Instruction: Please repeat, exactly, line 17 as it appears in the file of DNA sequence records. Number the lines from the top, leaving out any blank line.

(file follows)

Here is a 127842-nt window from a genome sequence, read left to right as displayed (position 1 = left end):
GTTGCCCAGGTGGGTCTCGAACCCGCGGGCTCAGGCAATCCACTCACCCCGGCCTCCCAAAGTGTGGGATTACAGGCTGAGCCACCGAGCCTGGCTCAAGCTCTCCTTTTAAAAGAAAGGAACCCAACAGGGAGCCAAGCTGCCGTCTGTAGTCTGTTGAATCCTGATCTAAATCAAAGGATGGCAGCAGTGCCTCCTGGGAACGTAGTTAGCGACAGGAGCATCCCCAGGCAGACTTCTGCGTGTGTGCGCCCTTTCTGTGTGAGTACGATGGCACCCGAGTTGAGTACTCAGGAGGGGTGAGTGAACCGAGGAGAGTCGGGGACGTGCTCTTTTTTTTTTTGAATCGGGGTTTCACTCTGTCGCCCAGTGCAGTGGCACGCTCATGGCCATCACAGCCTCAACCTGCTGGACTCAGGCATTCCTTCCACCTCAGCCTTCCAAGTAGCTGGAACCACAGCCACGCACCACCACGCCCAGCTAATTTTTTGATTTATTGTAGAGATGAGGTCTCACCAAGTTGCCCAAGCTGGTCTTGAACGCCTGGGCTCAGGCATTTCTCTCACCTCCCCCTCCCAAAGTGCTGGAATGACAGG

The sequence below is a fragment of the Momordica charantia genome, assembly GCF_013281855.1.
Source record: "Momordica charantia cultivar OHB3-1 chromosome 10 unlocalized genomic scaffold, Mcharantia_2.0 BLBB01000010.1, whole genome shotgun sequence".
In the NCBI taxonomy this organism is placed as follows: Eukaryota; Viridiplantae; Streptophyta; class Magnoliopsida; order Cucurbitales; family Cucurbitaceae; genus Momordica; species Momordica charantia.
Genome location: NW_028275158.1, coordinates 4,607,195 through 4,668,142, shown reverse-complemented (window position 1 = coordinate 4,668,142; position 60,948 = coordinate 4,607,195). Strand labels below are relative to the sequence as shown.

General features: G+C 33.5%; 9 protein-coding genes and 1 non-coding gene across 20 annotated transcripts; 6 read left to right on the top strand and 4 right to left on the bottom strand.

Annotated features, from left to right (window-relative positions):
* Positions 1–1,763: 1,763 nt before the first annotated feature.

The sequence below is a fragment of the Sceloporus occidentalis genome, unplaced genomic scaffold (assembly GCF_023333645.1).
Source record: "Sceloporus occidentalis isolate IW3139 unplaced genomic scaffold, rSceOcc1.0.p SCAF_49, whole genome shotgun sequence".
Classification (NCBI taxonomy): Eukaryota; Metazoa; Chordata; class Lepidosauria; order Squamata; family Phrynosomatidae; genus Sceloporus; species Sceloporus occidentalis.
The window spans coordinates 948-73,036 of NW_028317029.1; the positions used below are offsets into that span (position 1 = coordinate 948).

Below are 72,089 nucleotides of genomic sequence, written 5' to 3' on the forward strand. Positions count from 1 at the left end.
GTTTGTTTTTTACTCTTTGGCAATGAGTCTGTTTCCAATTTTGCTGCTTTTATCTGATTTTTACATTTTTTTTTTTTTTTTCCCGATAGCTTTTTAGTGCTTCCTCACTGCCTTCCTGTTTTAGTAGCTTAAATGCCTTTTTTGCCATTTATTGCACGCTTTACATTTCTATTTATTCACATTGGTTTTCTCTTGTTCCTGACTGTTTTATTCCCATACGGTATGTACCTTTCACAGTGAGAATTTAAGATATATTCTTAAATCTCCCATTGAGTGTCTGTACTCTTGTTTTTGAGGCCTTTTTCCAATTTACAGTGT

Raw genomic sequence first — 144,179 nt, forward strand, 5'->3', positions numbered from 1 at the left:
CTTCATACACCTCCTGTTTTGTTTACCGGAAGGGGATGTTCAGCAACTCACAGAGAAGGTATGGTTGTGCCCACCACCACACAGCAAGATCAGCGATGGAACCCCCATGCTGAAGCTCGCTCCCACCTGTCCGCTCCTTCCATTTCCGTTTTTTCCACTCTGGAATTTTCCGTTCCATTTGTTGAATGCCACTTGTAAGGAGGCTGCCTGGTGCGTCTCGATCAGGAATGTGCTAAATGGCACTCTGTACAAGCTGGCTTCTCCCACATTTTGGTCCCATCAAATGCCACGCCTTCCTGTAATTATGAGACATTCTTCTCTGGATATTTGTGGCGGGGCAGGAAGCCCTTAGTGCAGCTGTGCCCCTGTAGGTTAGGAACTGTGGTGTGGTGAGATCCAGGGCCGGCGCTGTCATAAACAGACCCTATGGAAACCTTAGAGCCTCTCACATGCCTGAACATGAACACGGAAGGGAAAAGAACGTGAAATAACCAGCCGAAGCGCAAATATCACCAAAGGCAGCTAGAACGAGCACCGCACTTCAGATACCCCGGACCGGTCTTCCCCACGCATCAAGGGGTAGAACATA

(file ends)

CTTCATACACCTCCTGTTTTGTTTACCGGAAGGGGATGTTCAGCAACTCACAGAGAAGGTATGGTTGTGCCCACCACCACACAGCAAGATCAGCGATGGAACCCCCATGCTGAAGCTCGCTCCCACCTGTCCGCTCCTTCCATTTCCGTTTTTTCCACTCTGGAATTTTCCGTTCCATTTGTTGAATGCCACTTGTAAGGAGGCTGCCTGGTGCGTCTCGATCAGGAATGTGCTAAATGGCACTCTGTACAAGCTGGCTTCTCCCACATTTTGGTCCCATCAAATGCCACGCCTTCCTGTAATTATGAGACATTCTTCTCTGGATATTTGTGGCGGGGCAGGAAGCCCTTAGTGCAGCTGTGCCCCTGTAGGTTAGGAACTGTGGTGTGGTGAGATCCAGGGCCGGCGCTGTCATAAACAGACCCTATGGAAACCTTAGAGCCTCTCACATGCCTGAACATGAACACGGAAGGGAAAAGAACGTGAAATAACCAGCCGAAGCGCAAATATCACCAAAGGCAGCTAGAACGAGCACCGCACTTCAGATACCCCGGACCGGTCTTCCCCACGCATCAAGGGGTAGAACATA